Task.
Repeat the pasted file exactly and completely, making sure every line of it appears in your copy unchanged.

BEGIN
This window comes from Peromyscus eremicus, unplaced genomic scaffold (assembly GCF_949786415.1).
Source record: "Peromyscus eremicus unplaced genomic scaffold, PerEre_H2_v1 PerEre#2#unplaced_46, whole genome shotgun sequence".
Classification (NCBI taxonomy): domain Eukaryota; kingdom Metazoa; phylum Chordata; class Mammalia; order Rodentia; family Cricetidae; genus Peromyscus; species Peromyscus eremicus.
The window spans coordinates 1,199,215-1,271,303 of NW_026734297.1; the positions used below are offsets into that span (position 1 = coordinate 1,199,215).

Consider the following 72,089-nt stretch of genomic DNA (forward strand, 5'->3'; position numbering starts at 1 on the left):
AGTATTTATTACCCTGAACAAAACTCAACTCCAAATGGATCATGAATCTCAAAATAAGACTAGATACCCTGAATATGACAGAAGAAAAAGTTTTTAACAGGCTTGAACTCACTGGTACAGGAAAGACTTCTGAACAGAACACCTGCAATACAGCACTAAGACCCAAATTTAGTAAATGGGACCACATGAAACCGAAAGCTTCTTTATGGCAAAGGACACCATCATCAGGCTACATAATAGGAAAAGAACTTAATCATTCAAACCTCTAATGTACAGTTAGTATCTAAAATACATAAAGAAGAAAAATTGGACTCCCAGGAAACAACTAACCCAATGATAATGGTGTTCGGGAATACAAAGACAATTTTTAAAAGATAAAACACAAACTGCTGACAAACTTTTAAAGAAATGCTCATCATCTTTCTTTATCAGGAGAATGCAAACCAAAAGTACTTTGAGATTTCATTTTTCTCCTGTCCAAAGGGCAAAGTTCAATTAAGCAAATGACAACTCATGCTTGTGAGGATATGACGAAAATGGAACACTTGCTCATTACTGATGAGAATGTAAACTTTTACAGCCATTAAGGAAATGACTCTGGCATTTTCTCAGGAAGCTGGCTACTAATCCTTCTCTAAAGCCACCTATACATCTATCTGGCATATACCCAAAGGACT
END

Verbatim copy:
This window comes from Peromyscus eremicus, unplaced genomic scaffold (assembly GCF_949786415.1).
Source record: "Peromyscus eremicus unplaced genomic scaffold, PerEre_H2_v1 PerEre#2#unplaced_46, whole genome shotgun sequence".
Classification (NCBI taxonomy): domain Eukaryota; kingdom Metazoa; phylum Chordata; class Mammalia; order Rodentia; family Cricetidae; genus Peromyscus; species Peromyscus eremicus.
The window spans coordinates 1,199,215-1,271,303 of NW_026734297.1; the positions used below are offsets into that span (position 1 = coordinate 1,199,215).

Consider the following 72,089-nt stretch of genomic DNA (forward strand, 5'->3'; position numbering starts at 1 on the left):
AGTATTTATTACCCTGAACAAAACTCAACTCCAAATGGATCATGAATCTCAAAATAAGACTAGATACCCTGAATATGACAGAAGAAAAAGTTTTTAACAGGCTTGAACTCACTGGTACAGGAAAGACTTCTGAACAGAACACCTGCAATACAGCACTAAGACCCAAATTTAGTAAATGGGACCACATGAAACCGAAAGCTTCTTTATGGCAAAGGACACCATCATCAGGCTACATAATAGGAAAAGAACTTAATCATTCAAACCTCTAATGTACAGTTAGTATCTAAAATACATAAAGAAGAAAAATTGGACTCCCAGGAAACAACTAACCCAATGATAATGGTGTTCGGGAATACAAAGACAATTTTTAAAAGATAAAACACAAACTGCTGACAAACTTTTAAAGAAATGCTCATCATCTTTCTTTATCAGGAGAATGCAAACCAAAAGTACTTTGAGATTTCATTTTTCTCCTGTCCAAAGGGCAAAGTTCAATTAAGCAAATGACAACTCATGCTTGTGAGGATATGACGAAAATGGAACACTTGCTCATTACTGATGAGAATGTAAACTTTTACAGCCATTAAGGAAATGACTCTGGCATTTTCTCAGGAAGCTGGCTACTAATCCTTCTCTAAAGCCACCTATACATCTATCTGGCATATACCCAAAGGACT